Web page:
Why is this night in quarantine different from all other nights in quarantine?
On all other nights, we stuff our faces with leavened or breaded foods. Why on this night do we forgo one of our best and most reliable coping mechanisms?
On all other nights, we consider cornbread a vegetable. Why on this night are we suddenly expected to have an array of greens ready to serve?
On all other nights, we start drinking before it’s socially acceptable to do so and don’t stop until we fall asleep. Why on this night are we encouraged to drink a mere four glasses of wine, and who do we talk to about restructuring the Seder so there’s less downtime between the first and second glass?
On all other nights, we eat sitting up in front of the TV, scrolling through streaming options until we are lulled into unconsciousness by the Planet Earth trailer playing on loop. Why on this night do we do the exact same thing except lying down?
On all other nights, we misplace our phone, accuse our loved ones of hiding it from us, tear the house apart looking for it, then remember we left it charging in the bedroom. Why on this night do we pay our nephew five dollars to find a piece of matzo that doesn’t even help us check Twitter?
On all other nights, we repress our feelings because if we don’t, we’ll waste two hours sobbing over a YouTube video of a grown man using color blind glasses for the first time. Why on this night do we dip our parsley into saltwater to commemorate the tears our ancestors cried thousands of years ago?
On all other nights, we decide we’re too tired to think about dishes, and eat dinner directly off the Dino Nuggets cardboard packaging. Why on this night are we required to use a plate, especially one that isn’t even dishwasher safe?
On all other nights, we complain about having to wake up early the next morning for a work call that requires neither participation nor pants. Why on this night do we exalt and compare ourselves to our ancestors who endured years of back-breaking labor?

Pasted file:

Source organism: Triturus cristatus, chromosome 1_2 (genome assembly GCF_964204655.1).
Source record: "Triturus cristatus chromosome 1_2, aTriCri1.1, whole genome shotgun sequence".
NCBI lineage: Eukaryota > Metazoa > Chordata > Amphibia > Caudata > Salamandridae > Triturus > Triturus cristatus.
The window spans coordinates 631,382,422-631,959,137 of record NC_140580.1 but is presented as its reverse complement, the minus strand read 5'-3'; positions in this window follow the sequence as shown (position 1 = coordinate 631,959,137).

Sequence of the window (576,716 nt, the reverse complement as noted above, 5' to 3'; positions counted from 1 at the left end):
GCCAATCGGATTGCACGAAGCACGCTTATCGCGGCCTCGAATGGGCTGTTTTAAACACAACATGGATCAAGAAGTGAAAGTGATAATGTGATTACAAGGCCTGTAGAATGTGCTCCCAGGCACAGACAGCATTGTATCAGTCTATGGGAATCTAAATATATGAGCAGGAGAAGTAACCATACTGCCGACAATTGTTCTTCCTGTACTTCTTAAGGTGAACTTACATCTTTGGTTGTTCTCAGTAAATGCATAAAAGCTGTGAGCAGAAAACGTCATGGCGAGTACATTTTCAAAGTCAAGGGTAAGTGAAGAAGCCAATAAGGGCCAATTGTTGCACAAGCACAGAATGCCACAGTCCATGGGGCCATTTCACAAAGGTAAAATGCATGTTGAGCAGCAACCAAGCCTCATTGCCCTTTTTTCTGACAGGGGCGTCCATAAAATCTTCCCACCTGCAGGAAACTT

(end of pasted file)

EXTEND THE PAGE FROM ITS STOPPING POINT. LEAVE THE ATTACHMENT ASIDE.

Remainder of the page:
On all other nights, someone interrupts us halfway through an anecdote about sponges to inform us we’ve already shared this sponge story with them, and we panic because we’re running out of topics of conversation, and what if we never make new memories and all we can talk about are sponges for the rest of our lives? Why on this night is everyone totally cool spending hours rehashing a story we’ve heard a million times before?
On all other nights, we forgo in-person gatherings and hold virtual hangouts with friends. Why on this night do we leave a seat empty and the door open for a stranger who doesn’t even bother to RSVP, let alone social distance?
On all other nights, we wonder if we’ll ever again be capable of making sustained eye-contact with a stranger at a party. Why on this night do we get jacked up on charoset and bitter herbs, and propose that in 2022 we throw an epic blowout bash in Jerusalem?
On all other nights, we try to avoid thinking about the mental and emotional repercussions of staying home for over a year. Why on this night do we celebrate something that forces those feelings into perspective?
And just for this year, why can’t we do it while stuffing our faces with delicious, yeast-filled bread?